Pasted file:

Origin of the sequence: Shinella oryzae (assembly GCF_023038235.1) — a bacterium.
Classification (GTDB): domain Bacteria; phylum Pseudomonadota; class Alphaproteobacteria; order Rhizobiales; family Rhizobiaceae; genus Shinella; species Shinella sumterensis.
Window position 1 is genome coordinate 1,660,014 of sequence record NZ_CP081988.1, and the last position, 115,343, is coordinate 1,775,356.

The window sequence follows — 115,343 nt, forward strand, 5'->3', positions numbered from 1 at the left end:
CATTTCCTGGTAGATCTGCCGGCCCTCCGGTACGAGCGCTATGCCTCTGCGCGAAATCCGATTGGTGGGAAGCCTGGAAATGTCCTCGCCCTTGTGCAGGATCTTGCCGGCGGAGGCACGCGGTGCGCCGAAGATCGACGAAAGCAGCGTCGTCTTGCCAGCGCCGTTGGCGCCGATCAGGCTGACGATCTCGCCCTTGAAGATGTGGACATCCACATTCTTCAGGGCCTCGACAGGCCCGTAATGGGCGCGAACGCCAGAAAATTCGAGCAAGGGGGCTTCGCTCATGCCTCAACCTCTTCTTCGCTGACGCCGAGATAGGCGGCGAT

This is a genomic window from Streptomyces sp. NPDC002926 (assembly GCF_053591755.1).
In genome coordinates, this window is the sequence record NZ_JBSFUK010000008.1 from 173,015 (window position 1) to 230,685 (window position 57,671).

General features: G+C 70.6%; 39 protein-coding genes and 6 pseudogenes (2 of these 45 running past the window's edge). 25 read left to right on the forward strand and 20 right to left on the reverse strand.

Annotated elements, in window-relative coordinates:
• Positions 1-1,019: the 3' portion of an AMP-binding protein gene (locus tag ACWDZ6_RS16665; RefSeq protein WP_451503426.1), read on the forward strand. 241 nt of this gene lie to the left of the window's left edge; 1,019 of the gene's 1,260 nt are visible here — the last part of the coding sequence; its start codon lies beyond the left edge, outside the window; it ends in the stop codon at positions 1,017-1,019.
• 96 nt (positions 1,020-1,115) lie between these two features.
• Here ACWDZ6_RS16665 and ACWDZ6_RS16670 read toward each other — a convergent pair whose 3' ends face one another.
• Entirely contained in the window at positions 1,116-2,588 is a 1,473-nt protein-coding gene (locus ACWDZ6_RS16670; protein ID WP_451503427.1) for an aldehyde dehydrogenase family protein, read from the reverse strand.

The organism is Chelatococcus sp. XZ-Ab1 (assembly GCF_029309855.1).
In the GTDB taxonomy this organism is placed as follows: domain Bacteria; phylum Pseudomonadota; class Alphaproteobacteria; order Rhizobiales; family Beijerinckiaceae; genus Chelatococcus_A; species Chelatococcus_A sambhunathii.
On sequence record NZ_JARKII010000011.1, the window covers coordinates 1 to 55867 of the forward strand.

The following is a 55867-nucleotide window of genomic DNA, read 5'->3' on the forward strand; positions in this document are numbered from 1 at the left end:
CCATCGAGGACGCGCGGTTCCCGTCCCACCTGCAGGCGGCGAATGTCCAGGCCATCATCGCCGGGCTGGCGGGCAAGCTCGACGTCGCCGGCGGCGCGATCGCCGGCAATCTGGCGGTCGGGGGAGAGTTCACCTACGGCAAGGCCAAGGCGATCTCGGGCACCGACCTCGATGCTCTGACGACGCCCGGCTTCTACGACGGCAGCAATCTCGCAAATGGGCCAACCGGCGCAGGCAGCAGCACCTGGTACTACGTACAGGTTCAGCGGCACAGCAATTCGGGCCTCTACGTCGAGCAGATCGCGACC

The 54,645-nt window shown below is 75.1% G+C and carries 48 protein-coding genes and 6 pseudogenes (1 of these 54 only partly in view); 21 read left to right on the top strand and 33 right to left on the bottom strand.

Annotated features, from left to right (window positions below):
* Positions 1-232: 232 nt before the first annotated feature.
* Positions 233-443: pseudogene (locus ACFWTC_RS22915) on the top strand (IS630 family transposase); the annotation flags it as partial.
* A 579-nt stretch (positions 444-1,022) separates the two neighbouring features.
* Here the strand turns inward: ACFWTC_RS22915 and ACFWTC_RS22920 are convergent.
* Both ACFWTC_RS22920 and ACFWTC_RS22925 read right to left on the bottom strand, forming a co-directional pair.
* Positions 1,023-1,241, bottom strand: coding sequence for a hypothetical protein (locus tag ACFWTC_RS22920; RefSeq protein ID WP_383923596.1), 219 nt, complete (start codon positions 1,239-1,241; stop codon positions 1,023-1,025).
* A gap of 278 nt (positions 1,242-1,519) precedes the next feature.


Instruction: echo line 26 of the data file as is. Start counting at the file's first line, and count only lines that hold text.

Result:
* Positions 1,023-1,241, bottom strand: coding sequence for a hypothetical protein (locus tag ACFWTC_RS22920; RefSeq protein ID WP_383923596.1), 219 nt, complete (start codon positions 1,239-1,241; stop codon positions 1,023-1,025).